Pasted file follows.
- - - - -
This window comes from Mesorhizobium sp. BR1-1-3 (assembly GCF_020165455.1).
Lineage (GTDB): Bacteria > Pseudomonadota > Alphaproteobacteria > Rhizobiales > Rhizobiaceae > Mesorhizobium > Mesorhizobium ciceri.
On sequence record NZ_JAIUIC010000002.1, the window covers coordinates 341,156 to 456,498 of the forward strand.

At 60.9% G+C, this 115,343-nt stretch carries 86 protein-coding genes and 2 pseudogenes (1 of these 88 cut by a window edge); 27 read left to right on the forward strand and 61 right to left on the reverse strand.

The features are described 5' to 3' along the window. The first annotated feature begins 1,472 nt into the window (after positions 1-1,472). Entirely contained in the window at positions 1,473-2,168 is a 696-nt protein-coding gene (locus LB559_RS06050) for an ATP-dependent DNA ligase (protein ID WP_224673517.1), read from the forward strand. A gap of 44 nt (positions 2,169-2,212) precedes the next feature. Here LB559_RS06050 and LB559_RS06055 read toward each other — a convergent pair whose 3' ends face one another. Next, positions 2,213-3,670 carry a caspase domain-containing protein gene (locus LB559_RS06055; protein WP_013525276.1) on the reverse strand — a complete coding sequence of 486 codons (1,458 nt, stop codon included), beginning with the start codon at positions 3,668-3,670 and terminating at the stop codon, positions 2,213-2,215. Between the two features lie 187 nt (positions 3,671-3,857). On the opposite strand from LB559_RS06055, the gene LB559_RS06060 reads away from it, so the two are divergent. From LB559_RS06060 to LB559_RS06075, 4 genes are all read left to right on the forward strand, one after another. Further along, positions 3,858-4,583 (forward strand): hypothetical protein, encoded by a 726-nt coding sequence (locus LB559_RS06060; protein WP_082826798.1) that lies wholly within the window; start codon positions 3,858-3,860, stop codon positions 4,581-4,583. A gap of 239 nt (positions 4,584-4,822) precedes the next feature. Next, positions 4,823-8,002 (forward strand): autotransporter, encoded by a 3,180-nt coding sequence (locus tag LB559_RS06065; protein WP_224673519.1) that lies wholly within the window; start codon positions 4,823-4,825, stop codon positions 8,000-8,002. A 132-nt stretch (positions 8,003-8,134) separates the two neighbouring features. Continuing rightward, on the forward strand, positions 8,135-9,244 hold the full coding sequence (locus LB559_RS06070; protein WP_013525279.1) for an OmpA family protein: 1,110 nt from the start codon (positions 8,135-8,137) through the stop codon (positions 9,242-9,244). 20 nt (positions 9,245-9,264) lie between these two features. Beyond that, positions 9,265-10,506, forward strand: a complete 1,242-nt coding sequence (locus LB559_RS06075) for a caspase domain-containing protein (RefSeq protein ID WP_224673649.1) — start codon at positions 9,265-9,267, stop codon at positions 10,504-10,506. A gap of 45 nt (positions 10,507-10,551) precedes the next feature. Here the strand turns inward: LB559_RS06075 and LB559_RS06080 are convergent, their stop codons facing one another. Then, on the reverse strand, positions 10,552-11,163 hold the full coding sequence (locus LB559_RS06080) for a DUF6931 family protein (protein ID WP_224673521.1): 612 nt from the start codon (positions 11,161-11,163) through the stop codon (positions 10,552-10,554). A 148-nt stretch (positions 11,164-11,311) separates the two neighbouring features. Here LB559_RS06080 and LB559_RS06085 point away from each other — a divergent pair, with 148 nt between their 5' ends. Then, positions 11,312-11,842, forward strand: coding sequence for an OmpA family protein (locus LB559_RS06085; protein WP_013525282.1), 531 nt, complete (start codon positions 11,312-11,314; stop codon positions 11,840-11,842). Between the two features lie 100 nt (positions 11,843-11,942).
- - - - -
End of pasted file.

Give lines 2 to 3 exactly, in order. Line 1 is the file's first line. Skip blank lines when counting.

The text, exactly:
Lineage (GTDB): Bacteria > Pseudomonadota > Alphaproteobacteria > Rhizobiales > Rhizobiaceae > Mesorhizobium > Mesorhizobium ciceri.
On sequence record NZ_JAIUIC010000002.1, the window covers coordinates 341,156 to 456,498 of the forward strand.